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Northern Region

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Northern Region

The Northern Region is the largest area of Ghana. As of 2009, it is divided into 20 districts. The region's capital is Tamale. Climatically, religiously, linguistically, and culturally, the region differs greatly from the politically and economically dominating regions of central and southern Ghana.


Central Ghana
Districts of Northern Ghana


The Northern Region of Ghana contains the following 20 districts:

    Bole District
    Bunkpurugu-Yunyoo District
    Central Gonja District
    Chereponi District
    East Gonja District
    East Mamprusi District
    Gushegu District
    Karaga District
    Kpandai District
    Nanumba North District
    Nanumba South District
    Saboba DistrictT
    Savelugu-Nanton District
    Sawla-Tuna-Kalba District
    Tamale Municipal District
    Tolon/Kumbungu District
    West Gonja District
    West Mamprusi District
    Yendi District
    Zabzugu/Tatale District

Climate and Vegetation

The Northern Region is much drier than southern areas of Ghana, due to its proximity to the Sahel, and the Sahara. The vegetation consists predominantly of grassland, especially savanna with clusters of drought-resistant trees such as baobabs or acacias. Between May and October is the wet season, with an average annual rainfall of 750 to 1050 mm (30 to 40 inches). The dry season is between about November and April. The highest temperatures are reached at the end of the dry season, the lowest in December and January. However, the hot Harmattan wind from the Sahara blows frequently between December and the beginning of February. The temperatures can vary between 14°C (59°F) at night and 40°C (104°F) during the day.


The Northern Region is the least densely populated area of Ghana. Most inhabitants (52%) speak a language of the Mole–Dagbani subfamily in the Niger–Congo languages. The largest ethnicities within this group are the Dagomba and the Mamprussi. The Gurma along with the Konkomba place as the largest sub-group, comprising 21% of the population. The largest individual ethnic group is the Dagomba, which constitute about a third of the population. The previously mentioned languages belong - in contrast to the groups in the South - to the Gur language family.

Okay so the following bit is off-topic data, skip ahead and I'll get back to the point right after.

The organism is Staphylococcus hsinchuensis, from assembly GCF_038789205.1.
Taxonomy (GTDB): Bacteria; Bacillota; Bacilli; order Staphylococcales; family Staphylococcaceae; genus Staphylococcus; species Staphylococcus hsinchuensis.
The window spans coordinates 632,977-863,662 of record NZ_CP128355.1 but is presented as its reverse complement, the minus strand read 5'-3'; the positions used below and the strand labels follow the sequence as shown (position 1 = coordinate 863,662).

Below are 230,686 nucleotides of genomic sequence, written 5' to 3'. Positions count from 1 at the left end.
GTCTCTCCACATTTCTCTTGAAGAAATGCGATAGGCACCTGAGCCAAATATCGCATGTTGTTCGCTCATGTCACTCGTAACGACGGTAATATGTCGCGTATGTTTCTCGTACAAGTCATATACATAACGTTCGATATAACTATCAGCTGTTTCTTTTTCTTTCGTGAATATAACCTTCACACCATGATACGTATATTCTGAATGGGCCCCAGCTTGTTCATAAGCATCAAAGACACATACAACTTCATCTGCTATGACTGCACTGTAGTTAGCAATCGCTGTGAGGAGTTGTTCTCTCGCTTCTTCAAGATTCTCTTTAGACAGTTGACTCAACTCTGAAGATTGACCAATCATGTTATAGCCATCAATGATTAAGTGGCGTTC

Over 56% of the population are followers of Islam, 21% belong to traditional religions, and 19% are Christian. About 3% belong to other religions.

Ethnic conflicts in the Northern Region

The relationship between the various ethnic groups in the Northern Region has not been continuously stable. In particular, conflicts have been smoldering for a long time between the Dagomba on the one hand and the Konkomba on the other. In the eyes of many among the dominating Dagomba, the Konkomba are landless intruders and bandits, who penetrated into the areas of the Dagomba only in the colonial ages. However, this view of the origins and history of the Konkomba in this region of Ghana is not shared by themselves, and it is not supported by the scientific research on this area, especially not by any academic writing on the Konkomba or Dagomba published before the 1994 conflict, (Konkombas, Chambas, Kusasis, Sisalas and other ethnic groups are the original settlers of the area before the arrival of the Mole-Dagbani). 1994 experienced the worst ethnic conflicts ever in Ghana. The conflict spread to other groups, and ended up with several thousand dead. Due to the continuous conflict many people have migrated out of the region. From the population of 1,820,806 in the region shown in the 2000 census, it has now decreased by about 30%.


The region is one of the least developed areas of Ghana. More than 70% of the economically active population are agricultural. The small population density is partly caused by emigration due to extreme poverty in the region.

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